What’s your immediate thought upon hearing about a film called “Tomorrowland?” Another utopian tale, right? Well, apparently we have need of them. We need as many as we can get.
It’s not news that we’ve just about destroyed our planet. As of this writing, there’s yet another oil spill on the California coast, California and Brazil are almost out of water, and there’s an insane amount of volcanic and seismic activity happening around California.
Which is why, maybe, since Hollywood is in California, movies about escaping our sick planet Earth abound.
But, per the typical “Uh-oh, it’s Armageddon, let’s escape to a utopia” movie, this one’s also not what we could really use, namely, a common-sense approach to our global problem, like planting more trees and eating less meat.
“Tomorrowland” is just a variation on the fiddling-with-technology approach. You’ve got your space-station utopias (“Oblivion,” “Wall-E”), your take-a-wormhole-to-a-distant-planet utopia (“Interstellar”), and now we’ve got a parallel-dimension-hopping utopia.
These are all “addiction of geography” utopias (more on that later), which allow us to maintain our same self-centered mindset and continue exploiting resources on other planets, or wherever, since we’ve already hoovered up everything down here.
Brad Bird, best known for “The Incredibles,” and “Mission: Impossible—Ghost Protocol,” has made a fairly fun, sometimes tedious, sometimes surprisingly thoughtful, Disney adventure movie. It should have been 2015’s summer blockbuster, but it falls far short.
At the outset, inventor Frank Walker (George Clooney) stands there complaining to the camera about how, back when he was a kid, the future was different.
We’re introduced to his younger self (Thomas Robinson, a spot-on, look-alike casting choice) at the 1964 New York World’s Fair, demonstrating his jerry-rigged “Rocketeer”-like jetpack (are those vacuum-cleaner parts?). He’s hoping to win the $50 prize money.
But young Frank didn’t count on running up against a sort of 1960s version of Simon Cowell of “America’s Got Talent,” played by Hugh Laurie, as the judge of gizmos, who dismisses young Frank’s ingeniousness with meanness.
Hugh’s character’s freckled, elfin-looking daughter, however, very much approves. Her name is Athena (Raffey Cassidy). She basically leaves breadcrumbs for Frank to follow to Tomorrowland. She’s actually not judge-gizmo’s daughter, but to say why not would spoil the fun.
We discover that “Tomorrowland” is very “The Jetsons,” very 1960s retro-future looking, in the same way “Guardians of the Galaxy” is retro-futuristic 1970s.
The fact that it’s a parallel universe is sort of taken for granted, and we’re not told how this happens. Is it our actual Earth’s future? Is it another space-time dimension altogether? No, but it has something to do with “tachyons,” which allow you to view things with precognition and retrocognition in … the same space-time?
Cue backstory of girl shooting the video of Frank—Casey Newton (Britt Robertson). Casey’s an exceptionally good-looking geek, who gets busted trying to sabotage NASA’s shuttle launch proceedings so her rocket scientist dad (Tim McGraw) doesn’t get laid off.
While Casey is awaiting bail, the duty officer returns her belongings, along with what looks like a blue and orange colored Texas Titan pin. She touches it, and—shazam! She’s suddenly in a cornfield, with an Oz-like metropolis skyline. The T-pin’s a portal to Tomorrowland.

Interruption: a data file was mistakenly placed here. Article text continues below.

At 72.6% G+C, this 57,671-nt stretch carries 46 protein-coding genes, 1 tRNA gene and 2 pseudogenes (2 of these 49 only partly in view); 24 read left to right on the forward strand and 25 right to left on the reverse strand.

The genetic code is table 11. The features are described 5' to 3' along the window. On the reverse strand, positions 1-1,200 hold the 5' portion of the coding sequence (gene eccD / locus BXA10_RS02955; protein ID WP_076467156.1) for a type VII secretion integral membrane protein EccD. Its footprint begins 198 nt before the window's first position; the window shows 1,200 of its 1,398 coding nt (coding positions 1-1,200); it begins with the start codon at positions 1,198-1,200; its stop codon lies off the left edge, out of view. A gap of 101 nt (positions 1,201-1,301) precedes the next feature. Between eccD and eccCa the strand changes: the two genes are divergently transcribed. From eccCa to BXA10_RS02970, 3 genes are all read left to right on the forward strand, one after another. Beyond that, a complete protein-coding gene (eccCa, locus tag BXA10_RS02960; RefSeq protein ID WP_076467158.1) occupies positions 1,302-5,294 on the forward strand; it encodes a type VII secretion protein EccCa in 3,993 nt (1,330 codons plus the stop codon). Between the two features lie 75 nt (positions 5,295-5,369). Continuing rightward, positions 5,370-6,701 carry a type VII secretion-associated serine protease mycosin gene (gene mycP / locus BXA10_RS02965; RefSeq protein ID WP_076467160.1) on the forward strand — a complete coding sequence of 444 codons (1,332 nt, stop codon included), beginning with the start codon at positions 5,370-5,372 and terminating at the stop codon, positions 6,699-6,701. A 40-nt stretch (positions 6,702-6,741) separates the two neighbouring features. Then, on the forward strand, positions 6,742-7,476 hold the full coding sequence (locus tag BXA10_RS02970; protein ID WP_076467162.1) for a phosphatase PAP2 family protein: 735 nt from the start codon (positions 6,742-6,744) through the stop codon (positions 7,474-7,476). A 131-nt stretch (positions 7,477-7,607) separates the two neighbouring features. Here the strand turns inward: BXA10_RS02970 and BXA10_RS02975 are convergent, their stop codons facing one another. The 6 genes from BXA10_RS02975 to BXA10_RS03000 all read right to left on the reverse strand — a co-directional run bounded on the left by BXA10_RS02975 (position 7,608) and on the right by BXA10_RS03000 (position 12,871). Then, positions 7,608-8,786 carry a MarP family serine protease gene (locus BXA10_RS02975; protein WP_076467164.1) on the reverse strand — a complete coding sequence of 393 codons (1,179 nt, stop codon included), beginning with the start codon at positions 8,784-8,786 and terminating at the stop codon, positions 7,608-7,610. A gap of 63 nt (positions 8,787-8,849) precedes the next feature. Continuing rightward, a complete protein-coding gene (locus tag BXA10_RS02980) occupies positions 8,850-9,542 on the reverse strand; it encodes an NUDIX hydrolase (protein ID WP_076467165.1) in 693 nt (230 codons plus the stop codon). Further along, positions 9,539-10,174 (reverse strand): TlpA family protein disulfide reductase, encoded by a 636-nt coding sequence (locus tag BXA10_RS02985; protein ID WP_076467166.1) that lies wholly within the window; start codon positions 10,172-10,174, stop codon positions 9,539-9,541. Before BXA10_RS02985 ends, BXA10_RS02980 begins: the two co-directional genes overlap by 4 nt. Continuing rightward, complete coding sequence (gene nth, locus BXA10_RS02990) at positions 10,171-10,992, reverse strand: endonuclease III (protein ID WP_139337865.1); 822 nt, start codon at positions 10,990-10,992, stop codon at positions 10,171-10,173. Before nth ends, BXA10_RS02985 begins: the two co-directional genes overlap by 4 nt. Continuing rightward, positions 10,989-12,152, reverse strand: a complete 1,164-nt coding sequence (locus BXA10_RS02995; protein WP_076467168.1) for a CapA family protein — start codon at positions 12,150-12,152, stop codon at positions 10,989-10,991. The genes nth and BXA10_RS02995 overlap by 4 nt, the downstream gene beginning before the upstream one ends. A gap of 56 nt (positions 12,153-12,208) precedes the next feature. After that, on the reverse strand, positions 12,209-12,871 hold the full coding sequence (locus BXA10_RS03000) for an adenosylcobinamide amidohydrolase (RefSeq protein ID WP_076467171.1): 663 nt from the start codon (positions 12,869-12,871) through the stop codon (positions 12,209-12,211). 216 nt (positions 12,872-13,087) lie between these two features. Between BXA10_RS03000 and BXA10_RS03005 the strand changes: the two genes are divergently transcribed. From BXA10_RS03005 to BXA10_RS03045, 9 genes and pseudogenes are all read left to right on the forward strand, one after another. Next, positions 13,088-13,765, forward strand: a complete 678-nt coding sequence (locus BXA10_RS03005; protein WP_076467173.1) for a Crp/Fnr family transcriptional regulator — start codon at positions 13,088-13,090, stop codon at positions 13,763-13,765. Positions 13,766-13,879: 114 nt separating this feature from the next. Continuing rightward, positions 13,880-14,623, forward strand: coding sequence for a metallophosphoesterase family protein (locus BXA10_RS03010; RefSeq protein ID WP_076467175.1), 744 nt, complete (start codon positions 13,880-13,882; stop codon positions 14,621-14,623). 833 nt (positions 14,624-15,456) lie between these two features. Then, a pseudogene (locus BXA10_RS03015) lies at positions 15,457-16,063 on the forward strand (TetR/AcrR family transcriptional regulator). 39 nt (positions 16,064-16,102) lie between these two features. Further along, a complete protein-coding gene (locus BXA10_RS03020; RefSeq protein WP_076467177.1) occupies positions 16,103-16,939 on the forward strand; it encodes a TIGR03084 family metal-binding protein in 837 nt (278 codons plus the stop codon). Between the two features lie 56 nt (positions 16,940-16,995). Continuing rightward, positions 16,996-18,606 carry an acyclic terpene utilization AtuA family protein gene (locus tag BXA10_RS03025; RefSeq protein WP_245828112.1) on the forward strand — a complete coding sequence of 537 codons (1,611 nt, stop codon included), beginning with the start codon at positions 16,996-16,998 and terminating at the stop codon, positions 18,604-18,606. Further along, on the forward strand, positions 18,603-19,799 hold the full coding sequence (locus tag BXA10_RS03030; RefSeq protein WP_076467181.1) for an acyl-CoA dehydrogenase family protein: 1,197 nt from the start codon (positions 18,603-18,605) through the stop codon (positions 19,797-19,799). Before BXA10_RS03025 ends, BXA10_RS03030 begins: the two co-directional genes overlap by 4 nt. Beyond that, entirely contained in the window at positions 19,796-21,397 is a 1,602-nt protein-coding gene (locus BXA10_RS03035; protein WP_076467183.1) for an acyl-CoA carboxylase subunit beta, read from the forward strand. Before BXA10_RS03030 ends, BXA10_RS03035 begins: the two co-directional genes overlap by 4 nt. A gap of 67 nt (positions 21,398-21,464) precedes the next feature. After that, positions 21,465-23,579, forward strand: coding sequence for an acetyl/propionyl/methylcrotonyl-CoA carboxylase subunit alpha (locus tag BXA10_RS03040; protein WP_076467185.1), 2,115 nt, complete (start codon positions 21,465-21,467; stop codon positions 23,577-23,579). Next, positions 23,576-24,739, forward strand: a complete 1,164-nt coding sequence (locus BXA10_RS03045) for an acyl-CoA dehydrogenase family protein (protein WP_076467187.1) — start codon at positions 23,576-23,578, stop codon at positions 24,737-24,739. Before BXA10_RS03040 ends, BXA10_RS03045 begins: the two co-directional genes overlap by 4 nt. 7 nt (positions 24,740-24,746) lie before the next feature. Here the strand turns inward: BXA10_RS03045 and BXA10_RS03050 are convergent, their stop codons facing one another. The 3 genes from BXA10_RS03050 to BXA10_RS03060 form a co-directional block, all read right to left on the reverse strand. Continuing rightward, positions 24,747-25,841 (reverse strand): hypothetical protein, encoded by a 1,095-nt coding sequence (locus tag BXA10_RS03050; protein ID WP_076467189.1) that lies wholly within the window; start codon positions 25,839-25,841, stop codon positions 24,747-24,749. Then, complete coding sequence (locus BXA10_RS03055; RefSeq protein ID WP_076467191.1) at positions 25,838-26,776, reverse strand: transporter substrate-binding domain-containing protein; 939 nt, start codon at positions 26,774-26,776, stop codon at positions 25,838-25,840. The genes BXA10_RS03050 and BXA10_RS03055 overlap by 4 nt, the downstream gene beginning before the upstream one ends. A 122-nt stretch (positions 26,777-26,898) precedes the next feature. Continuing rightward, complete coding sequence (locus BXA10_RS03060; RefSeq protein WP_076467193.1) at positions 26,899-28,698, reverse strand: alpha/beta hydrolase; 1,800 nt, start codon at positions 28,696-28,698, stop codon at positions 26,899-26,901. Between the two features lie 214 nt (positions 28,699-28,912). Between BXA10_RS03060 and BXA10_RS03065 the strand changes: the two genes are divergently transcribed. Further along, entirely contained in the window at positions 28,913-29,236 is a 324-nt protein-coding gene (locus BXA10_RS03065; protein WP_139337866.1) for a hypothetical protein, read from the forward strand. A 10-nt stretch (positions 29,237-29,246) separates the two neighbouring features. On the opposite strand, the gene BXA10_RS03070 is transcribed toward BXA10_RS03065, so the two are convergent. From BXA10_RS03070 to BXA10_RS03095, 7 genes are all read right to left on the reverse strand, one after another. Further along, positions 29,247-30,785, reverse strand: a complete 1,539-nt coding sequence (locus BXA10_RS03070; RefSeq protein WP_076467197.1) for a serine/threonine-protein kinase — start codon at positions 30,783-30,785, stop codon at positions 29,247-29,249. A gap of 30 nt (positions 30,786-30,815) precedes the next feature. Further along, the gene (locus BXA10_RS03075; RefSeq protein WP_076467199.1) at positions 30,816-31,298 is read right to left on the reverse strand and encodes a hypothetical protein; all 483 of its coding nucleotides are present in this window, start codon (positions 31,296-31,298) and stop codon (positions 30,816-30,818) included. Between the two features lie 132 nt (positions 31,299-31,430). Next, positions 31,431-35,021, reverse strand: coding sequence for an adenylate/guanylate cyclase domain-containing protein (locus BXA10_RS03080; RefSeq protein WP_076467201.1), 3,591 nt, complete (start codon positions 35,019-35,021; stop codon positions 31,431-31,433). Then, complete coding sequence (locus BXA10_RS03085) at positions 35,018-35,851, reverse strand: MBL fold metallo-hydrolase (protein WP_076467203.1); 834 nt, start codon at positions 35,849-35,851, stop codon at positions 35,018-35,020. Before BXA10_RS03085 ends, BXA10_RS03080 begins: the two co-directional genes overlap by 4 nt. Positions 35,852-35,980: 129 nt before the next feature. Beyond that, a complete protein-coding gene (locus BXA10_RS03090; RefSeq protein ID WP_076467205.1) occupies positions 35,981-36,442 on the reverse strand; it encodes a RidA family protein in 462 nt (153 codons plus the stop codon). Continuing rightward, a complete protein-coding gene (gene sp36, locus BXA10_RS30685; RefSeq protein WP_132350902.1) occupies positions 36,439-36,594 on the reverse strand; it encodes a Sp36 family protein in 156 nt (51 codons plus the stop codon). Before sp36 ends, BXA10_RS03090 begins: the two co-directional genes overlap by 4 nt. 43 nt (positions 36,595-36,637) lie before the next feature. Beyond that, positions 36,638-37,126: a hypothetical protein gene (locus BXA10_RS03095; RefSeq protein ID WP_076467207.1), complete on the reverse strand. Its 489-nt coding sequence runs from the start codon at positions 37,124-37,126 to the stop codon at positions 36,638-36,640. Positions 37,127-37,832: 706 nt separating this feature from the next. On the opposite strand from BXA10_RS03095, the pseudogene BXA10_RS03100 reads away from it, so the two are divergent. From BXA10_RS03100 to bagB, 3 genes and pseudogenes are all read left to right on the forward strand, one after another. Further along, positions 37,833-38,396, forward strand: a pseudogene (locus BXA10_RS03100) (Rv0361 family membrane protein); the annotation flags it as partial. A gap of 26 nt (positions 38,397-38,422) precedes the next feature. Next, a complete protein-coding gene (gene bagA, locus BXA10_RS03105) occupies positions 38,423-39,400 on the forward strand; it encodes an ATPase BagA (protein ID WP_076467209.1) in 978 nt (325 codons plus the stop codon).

Bulldoze the Parking Lot
Most of “Tomorrowland” the movie takes place on Earth in the present day, as grown-up Frank, Casey, and Athena work to save the planet from environmental destruction, all while being chased by maniacally grinning robots.
It’s never really explained what went wrong with Tomorrowland, which we see first in utopian, and then in dystopian form.
We do know Casey is sort of the Neo in this story (Keanu Reeves’s role in “The Matrix”), the savior-like figure beloved of Armageddon-utopia movies, but we’re not sure why, other than she’s a techno-whiz kid.
We learn that Tomorrowland needs to be restored to its former glory, which is as a new human refuge overseen by more talented people than we presently have on earth today, like Nikola Tesla, Thomas Edison, and Jules Verne, who may or may not have had a hand in its founding.
The best concept in the movie is that thoughts have power, and that we humans, by harboring negative thoughts about the world’s environmental future, thereby directly contribute to its destruction.
An even better thought: What if, in the future, there was a human race with the ability to keep their thoughts clean, righteous, and hopeful? That would lead us to a better Tomorrowland, would it not?
But ultimately, what stayed in my mind was the question of why Armageddon-utopia movies are almost always about running away to somewhere else, where it’ll all be better. The so-called addiction of geography is about trying to outrun your problems by moving elsewhere. Which is probably why Jon Kabat-Zinn’s book “Wherever You Go, There You Are” became a bestseller.
Would somebody please make that movie where the utopia is right here, right now, and we’ve simply rewritten the Joni Mitchell lyric “They paved paradise, put up a parking lot”? C’mon people, there’s no need for rocket science: “They bulldozed the parking lot, planted some trees instead.”
Director: Brad Bird
Starring: George Clooney, Hugh Laurie, Britt Robertson, Raffey Cassidy, Tim McGraw
Running time: 2 hours, 10 minutes
Release date: May 22
3 stars out of 5